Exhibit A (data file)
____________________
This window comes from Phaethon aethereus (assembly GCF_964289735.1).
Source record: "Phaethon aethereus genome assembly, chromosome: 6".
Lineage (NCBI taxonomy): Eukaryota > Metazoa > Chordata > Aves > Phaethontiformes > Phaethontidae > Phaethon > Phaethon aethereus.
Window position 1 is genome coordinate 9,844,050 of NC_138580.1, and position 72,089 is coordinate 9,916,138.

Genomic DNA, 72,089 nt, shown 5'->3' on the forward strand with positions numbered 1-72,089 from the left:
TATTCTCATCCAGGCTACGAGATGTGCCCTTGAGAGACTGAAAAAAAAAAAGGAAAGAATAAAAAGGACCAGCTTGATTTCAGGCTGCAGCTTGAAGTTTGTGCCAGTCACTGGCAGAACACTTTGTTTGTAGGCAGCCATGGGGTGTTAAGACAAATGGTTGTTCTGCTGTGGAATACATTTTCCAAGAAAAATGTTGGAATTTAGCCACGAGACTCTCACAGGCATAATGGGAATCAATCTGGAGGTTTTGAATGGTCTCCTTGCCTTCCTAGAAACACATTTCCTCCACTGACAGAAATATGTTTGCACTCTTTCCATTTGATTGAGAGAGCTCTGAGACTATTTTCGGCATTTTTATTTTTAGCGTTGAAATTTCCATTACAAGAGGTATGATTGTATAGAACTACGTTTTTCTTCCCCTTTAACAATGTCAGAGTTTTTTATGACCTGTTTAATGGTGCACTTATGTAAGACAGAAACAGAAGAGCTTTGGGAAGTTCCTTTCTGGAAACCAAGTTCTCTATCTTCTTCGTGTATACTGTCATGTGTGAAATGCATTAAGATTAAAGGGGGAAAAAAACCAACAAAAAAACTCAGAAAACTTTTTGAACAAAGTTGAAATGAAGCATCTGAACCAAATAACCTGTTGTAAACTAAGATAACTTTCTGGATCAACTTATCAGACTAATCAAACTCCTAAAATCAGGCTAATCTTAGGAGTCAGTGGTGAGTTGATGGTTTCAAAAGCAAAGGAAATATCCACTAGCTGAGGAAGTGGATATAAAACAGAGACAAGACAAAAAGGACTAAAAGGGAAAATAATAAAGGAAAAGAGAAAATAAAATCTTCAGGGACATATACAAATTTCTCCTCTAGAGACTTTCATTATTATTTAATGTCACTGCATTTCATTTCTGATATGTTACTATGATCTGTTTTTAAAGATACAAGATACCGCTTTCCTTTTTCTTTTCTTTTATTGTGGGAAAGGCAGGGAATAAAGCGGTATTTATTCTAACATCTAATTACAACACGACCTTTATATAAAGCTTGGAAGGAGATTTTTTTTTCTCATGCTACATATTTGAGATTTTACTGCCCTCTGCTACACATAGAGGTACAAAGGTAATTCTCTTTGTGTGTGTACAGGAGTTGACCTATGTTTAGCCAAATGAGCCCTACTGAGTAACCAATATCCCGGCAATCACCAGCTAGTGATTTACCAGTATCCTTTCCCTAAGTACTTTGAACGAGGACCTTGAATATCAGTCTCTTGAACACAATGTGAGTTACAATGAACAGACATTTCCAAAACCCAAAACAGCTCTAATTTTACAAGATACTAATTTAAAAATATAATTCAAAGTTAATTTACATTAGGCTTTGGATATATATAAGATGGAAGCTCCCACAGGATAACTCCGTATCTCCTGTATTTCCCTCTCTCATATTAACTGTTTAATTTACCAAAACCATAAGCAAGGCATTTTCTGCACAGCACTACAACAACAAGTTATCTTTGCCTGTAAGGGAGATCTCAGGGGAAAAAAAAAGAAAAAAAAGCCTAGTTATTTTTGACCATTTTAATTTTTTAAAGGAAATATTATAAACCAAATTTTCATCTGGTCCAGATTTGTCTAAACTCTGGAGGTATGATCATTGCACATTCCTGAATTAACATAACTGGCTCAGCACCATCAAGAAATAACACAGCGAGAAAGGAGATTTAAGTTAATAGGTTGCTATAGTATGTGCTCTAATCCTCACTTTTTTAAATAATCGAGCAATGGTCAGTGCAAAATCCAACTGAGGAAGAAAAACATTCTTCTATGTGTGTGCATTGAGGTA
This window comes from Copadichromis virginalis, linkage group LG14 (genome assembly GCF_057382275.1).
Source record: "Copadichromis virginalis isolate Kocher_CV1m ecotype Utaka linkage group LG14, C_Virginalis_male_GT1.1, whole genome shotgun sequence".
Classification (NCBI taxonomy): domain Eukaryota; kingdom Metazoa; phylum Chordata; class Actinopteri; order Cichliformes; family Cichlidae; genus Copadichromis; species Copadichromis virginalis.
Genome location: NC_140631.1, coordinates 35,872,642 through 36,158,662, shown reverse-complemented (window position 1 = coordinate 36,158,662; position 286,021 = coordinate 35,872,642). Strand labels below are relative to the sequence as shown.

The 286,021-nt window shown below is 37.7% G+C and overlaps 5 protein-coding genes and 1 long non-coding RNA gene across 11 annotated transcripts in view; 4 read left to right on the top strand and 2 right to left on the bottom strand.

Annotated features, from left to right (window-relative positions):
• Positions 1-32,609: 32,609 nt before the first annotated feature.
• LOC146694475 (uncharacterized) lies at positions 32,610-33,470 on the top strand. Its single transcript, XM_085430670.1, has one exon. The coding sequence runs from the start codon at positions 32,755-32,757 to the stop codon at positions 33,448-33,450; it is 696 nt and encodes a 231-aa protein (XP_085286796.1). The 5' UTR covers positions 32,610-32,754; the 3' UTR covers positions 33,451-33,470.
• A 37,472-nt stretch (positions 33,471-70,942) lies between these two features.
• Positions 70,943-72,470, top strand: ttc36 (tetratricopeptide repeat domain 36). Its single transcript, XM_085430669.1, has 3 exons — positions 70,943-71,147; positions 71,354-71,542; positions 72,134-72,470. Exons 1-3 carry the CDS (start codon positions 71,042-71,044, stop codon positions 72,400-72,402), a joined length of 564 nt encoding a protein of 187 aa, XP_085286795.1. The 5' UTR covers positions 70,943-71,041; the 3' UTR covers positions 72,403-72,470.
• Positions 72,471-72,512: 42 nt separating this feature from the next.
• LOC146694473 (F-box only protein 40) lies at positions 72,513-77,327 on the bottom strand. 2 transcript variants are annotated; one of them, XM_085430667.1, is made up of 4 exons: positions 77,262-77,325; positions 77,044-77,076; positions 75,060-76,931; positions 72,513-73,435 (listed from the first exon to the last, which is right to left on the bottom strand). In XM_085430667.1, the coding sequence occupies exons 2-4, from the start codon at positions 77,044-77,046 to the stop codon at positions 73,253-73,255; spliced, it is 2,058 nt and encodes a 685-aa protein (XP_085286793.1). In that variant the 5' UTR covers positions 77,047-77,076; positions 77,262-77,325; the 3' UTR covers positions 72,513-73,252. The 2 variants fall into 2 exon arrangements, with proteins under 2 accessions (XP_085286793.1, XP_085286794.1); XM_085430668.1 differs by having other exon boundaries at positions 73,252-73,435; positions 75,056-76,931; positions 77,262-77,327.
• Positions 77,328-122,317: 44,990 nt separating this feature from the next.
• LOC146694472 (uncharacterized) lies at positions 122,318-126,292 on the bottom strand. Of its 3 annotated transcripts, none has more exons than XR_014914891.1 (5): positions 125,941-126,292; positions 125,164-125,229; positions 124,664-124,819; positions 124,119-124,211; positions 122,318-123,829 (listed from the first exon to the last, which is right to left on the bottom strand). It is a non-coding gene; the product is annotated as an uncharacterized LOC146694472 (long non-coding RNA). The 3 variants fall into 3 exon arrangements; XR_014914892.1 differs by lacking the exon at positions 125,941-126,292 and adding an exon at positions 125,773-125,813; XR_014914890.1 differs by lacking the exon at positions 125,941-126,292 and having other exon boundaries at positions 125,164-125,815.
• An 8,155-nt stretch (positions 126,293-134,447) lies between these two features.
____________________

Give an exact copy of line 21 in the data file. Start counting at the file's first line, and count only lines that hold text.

• An 8,155-nt stretch (positions 126,293-134,447) lies between these two features.